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Wednesday, April 15, 2009

Lessons Learned

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By his middle years as a composer (often dubbed his "Heroic Period"), Ludwig van Beethoven (1770-1827) had found his own voice to the extent that he was no longer considered a mere extension of Mozart and Haydn. In 1808 he produced two groundbreaking symphonies (the Fifth and Sixth), as well as a set of piano trios (Op. 70), that represent a return to the intimacy of chamber music that Beethoven had set aside for grander forms. Of the Piano Trio in E-Flat Major, Op. 70, No. 2, noted scholar Donald Tovey observed that Beethoven had achieved "the integration of Mozart and Haydn's resources, with results that transcend all possible resemblance to the style of their origins."

Perhaps this is a slight exaggeration, but nevertheless the E-Flat Trio is a lyrical, intricate work possessive of fairly free harmonies, a set of allegretto variations instead of the traditional slow movement, an extensive third movement scherzo, and a highly virtuosic finale.

In their next concert, the Prometheus Trio (Scott Tisdel, cello, Timothy Klabunde, violin, and Stefanie Jacob, piano) performs Beethoven's E-Flat Piano Trio. Also on tap is French composer Gabriel Pierné (1863-1937), whose music similarly reflects the lessons of his teachers (though they were far more divergent talents than Mozart and Haydn had been). Pierné gained a seriousness of purpose from his studies with Belgian organist-composer Cesar Franck and a lighter, more lyrical flavor from Jules Massenet. The Prometheus Trio performs his Trio, Op. 45 (1922), one of a handful of post-World War I works that show Pierné's effort to retain classical restraint in the face of the emotionally charged atmosphere of a war-ravaged France.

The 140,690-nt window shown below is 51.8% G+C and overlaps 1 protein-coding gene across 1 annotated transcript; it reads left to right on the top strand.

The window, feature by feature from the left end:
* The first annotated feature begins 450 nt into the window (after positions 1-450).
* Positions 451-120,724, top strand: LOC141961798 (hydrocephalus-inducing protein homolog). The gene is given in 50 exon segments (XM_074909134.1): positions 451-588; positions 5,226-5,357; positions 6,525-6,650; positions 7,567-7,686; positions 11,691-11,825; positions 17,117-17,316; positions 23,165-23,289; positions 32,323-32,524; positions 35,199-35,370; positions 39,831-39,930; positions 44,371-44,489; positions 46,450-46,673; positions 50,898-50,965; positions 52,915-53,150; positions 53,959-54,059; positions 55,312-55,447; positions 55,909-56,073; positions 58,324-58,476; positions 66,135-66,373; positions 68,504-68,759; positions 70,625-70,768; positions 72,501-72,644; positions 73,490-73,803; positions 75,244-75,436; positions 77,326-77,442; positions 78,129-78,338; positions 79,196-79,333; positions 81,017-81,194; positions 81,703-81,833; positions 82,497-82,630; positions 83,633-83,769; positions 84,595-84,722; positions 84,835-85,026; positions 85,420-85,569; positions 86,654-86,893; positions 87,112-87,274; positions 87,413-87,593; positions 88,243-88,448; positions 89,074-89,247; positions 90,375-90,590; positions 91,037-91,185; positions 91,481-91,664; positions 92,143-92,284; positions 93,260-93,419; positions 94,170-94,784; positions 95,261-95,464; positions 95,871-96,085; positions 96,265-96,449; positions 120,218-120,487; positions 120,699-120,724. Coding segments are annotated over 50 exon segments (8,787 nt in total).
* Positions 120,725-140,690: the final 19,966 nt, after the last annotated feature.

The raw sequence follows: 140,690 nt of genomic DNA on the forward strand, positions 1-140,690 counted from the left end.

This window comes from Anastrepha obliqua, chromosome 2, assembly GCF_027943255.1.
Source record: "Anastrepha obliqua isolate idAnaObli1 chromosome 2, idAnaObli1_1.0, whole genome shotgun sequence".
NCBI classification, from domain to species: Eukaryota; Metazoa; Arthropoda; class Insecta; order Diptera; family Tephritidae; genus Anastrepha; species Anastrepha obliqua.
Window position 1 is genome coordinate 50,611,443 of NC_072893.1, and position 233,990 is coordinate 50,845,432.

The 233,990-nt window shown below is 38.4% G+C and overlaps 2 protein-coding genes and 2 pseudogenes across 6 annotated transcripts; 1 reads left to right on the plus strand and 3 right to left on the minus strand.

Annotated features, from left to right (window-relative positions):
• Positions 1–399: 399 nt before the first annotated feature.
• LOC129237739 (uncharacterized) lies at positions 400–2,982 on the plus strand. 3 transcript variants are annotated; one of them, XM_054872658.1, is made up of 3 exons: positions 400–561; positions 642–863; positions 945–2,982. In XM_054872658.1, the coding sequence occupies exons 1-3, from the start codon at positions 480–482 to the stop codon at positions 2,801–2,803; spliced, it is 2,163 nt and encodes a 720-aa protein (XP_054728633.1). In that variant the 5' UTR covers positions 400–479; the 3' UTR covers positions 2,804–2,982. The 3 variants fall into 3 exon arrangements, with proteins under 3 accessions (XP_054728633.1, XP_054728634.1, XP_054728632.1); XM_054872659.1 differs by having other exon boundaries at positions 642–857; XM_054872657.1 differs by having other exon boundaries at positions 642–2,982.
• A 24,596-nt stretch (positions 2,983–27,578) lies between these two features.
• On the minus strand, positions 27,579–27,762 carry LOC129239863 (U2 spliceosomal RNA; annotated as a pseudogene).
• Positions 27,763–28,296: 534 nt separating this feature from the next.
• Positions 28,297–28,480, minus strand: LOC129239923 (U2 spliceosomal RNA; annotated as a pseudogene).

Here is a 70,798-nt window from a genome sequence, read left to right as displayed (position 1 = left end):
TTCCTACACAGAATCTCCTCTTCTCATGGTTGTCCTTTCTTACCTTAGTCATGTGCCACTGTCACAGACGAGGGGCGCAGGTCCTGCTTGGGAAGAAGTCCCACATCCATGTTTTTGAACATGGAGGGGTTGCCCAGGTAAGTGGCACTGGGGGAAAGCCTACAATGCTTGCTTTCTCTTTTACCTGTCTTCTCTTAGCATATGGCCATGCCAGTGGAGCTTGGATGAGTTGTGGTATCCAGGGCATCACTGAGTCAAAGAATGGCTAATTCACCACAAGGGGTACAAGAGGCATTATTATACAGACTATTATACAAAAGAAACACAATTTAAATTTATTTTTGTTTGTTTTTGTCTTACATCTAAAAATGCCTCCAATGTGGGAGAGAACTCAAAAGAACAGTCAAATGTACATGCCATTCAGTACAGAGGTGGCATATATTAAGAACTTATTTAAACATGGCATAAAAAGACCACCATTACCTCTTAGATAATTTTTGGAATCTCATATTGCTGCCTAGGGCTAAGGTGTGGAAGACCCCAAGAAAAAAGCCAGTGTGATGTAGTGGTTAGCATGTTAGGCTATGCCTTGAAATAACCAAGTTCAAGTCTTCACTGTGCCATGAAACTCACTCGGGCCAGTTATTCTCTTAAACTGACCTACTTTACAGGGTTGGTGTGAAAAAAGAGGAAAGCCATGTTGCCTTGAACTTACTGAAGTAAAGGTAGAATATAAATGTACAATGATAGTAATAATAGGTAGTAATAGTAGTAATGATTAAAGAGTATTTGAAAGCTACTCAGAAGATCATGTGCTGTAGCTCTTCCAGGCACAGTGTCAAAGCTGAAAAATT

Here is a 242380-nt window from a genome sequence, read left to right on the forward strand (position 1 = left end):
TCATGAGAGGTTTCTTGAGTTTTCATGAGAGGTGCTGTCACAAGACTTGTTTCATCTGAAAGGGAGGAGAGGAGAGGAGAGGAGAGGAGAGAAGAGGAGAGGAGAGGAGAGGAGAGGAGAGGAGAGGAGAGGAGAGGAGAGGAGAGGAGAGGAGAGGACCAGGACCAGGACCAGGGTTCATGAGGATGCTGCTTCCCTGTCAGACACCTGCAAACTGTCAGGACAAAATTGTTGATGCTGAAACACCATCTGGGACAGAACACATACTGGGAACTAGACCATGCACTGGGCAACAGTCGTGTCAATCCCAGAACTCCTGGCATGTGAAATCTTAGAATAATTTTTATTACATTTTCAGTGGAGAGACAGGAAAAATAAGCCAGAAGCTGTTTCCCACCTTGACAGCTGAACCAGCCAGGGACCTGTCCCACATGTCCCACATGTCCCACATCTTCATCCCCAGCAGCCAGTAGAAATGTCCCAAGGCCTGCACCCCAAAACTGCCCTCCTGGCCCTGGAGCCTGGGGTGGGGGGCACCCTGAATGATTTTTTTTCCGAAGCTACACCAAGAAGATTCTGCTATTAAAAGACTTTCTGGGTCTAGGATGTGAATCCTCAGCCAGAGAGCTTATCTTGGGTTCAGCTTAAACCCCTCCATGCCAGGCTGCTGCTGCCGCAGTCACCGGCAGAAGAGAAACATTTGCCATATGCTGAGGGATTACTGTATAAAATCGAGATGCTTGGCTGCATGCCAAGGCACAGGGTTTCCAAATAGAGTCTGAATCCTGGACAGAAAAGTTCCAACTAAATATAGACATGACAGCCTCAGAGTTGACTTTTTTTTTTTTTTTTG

Finally, the Prometheus Trio (and guest bassist Dan Armstrong) performs two works by Jason Seed (b. 1972), Where the Corners Meet (2007) and Vlad and the Voivods (2008). Seed's compositions combine elements of 20th-century pop, jazz, rock and world folk music. The Prometheus Trio concert takes place at the Wisconsin Conservatory of Music on April 20-21.

The Florentine Opera's final production of the season is the beloved singspiel The Magic Flute by Wolfgang Mozart (1756-91). This is an all-new production combining contemporary and classical visual elements, and sung in English via New Yorker critic and writer Andrew Porter's translation of the libretto. At Uihlein Hall on April 17-19.